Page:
The Internal Revenue Service doesn't allow you to use individual retirement accounts for some investments, but real estate is permitted. In other words, an IRA can own farmland. IRA accounts that own real property are self-directed. This means you are responsible for all investment decisions and complying with IRS rules.
Real Estate in IRAs
Brokers, banks and other financial institutions usually don't allow real estate investments in the IRA accounts they offer. To invest in farmland, you'll need to open an IRA account with a provider that doesn't impose these restrictions, commonly called a self-directed IRA. You'll also need to choose a trustee who is familiar with IRA real estate investing because the trustee must take an active role in managing the land. You should work closely with your financial adviser and a real estate agent, especially when choosing the properties you want to invest in.
Farmland and Your IRA
Farmland can help your IRA grow in two ways. As an agricultural enterprise, a farm produces crops ranging from fruits and vegetables to cotton and other raw materials for manufacturing. These crops produce income when sold. In addition, the value of the land may increase, resulting in a capital gain. Before your IRA can buy anything with an IRA, you have to fund it. As of 2013, you can contribute up to $5,500 a year to an IRA, or $6,500 if you are age 50 or older. You can roll over money from another retirement plan to buy a farm. Another option is to buy partial ownership of the property.
Although you make the decisions concerning your self-directed IRA, it's up to the account trustee to handle the actual management of the account and its holdings, including farmland. The trustee makes the purchase and sale of properties and pays property taxes and other bills out of IRA funds. When the IRA receives income from the farm, the trustee reinvests it according to your instructions.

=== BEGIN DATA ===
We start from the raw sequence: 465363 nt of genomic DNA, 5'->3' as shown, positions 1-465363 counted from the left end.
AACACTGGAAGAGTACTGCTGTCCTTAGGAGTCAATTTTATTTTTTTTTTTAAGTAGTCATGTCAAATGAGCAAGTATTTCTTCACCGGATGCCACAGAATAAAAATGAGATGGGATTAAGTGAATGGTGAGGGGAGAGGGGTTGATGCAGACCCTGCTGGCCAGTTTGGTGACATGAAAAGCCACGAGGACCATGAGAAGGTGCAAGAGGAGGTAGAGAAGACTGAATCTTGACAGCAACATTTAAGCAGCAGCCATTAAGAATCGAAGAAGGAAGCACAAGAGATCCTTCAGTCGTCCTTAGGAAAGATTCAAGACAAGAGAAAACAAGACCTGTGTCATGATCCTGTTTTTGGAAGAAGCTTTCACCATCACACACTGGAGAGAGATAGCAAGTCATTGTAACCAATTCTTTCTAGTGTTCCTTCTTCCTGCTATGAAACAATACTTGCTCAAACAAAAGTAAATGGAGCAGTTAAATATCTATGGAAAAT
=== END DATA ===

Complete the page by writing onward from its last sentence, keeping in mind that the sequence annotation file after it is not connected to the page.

The IRS prohibits certain types of transactions in IRAs and can void the tax-deferred status of the account if you violate these rules. This means all of the assets of the account would become taxable as ordinary income in the year the prohibited action occurred. You cannot make any personal use of the IRA assets, borrow from the account or use it as collateral. You may not transfer or sell property you own to the IRA or buy property from it. In addition, you cannot use any of your non-IRA assets to repair, maintain or otherwise benefit your IRA properties. These restrictions also apply to your family members and to any businesses you own.
Based in Atlanta, Georgia, W D Adkins has been writing professionally since 2008. He writes about business, personal finance and careers. Adkins holds master's degrees in history and sociology from Georgia State University. He became a member of the Society of Professional Journalists in 2009.